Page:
If that was going to be the case, I'm pretty sure that would have been a non-starter, and I never said anything to indicate I understood it that way. If she had expectations along those lines, though, it might explain why she reacted the way she did, later on.

    Even at the time, the request was ... marginal? Oh, well. Lives to save, we'll cross that bridge when we get--

    "And frankly, at this point, knowing what I know... protecting the Directrix requires you to maintain my faith in you and her."

    Uh-oh.
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    Aria Jenneth

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    Re: "Explain Yourself"

    Post by Aria Jenneth on Mon Jun 20, 2016 3:02 am

    Probably the single thing to understand about both Samira Kernher and Miz is that they hate the world.

    This isn't a personal kind of hate. They don't despise people individually just for being people. It's more like a pervasive sadness over the persistent failure of Creation to live up to what they feel it ought to be like, only that sadness has soured, then bittered, and now they can hardly see through the darkness swirling in their eyes.

    There's an affinity between them for this reason. That it would take almost exactly opposite events to make each of them see the world less darkly makes no difference. They're kin by more than blood.

    One of the effects of this is that neither one will trust in the goodness of a person's heart. I don't think they see "good people" anywhere in the world. They might not believe such people really exist.

    What they mostly see are people whose corruption isn't apparent yet.
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    Aria Jenneth

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    Re: "Explain Yourself"

    Post by Aria Jenneth on Wed Jun 22, 2016 2:18 am

    ... ah, this has gotten hard to do.

    The thing is, at this point, the mistakes have all been made. All that remains is to sort of watch it all fall out.

    There are a couple specifics I've left out that, considering the nature of the project, I shouldn't. So, here they are.

    One of the groups I assumed was on the list of people whose attention we were trying to avoid is the Holders in the Societas directorate. I don't know either Lord Raholan or Lord Tash-Murkon very well. Neither strikes me as an awful person, but I wasn't at all sure they were "in" on our habit of construing the rules broadly.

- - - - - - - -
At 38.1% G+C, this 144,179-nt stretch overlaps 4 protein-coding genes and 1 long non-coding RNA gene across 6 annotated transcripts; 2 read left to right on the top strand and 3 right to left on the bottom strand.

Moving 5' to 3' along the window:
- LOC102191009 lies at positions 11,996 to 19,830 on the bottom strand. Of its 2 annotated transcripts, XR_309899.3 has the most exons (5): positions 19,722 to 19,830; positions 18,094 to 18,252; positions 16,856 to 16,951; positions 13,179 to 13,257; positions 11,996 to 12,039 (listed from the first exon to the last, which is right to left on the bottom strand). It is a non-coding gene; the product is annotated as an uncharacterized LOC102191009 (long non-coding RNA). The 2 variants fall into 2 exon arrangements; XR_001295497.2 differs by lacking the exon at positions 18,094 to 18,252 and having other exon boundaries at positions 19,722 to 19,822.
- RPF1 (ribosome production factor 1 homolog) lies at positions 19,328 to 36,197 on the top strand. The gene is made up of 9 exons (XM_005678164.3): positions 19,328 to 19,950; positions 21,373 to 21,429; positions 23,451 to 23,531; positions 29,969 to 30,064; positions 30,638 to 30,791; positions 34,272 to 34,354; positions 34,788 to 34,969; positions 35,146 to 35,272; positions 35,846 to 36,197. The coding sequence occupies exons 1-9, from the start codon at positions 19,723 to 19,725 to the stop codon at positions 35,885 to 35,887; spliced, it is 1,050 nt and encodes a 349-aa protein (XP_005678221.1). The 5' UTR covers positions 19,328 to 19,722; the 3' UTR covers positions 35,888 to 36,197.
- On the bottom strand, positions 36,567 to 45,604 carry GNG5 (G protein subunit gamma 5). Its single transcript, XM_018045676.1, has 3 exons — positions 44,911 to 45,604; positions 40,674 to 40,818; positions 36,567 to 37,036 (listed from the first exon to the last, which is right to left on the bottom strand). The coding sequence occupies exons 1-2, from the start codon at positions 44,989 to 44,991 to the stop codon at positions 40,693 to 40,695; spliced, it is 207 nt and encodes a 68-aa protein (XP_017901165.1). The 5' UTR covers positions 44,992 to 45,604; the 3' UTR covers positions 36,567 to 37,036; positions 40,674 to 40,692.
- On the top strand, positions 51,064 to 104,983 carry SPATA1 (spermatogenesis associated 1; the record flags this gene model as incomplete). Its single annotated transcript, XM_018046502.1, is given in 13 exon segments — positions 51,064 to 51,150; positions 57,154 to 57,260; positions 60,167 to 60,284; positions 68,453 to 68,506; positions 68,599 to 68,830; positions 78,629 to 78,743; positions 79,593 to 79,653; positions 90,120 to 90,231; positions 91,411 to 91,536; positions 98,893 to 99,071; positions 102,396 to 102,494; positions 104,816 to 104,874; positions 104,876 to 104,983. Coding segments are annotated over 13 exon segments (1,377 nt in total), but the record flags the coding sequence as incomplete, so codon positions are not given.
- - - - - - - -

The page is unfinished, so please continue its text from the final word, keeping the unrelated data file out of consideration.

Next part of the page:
That's something I did mention to Miz.

    Also, I made clear to Miz that this wasn't us turning against the Empire, directly or indirectly. I did think that could eventually happen, though. What I imagined was a possible future in which the Directrix grew disillusioned with the practice of slavery on the whole-- enough to perhaps work against it. That's actually something I kind of hoped for. I don't know if it is possible, now.

    If not, that's probably my fault. I even worry that, saying this, here, might be doing harm, but ... I'm supposed to really write everything, so....

    I hope the Directrix is right, and it really is okay to write this here.

    Bad as this all might look, it's not like it's hard to explain from the perspective of foolishness or minor skullduggery. I was trying to develop Miz as a contact (true) and she'd already proved useful in the past (also true). I was also ignorant in some of what I thought, and naiive in expressing it to such a person.

    Intellectually, I know a lot, and my life doesn't feel quite as short as it once did, but, I guess it's not enough yet to make up for what I've lost. In some ways I'm still kind of a child. I want to believe that there's hope for people-- even for us.

    Miz and Samira might think we're damned and doomed by nature, that our hands are so filthy that we'll never be remotely whole or healthy. But I think, if I believed that, I'd kill myself.

    I kind of like existing, though. Maybe that's why I don't believe it.

    Anyhow-- all the pieces are now in place. All that's left is to watch this little bit of a disaster unfold.
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    Aria Jenneth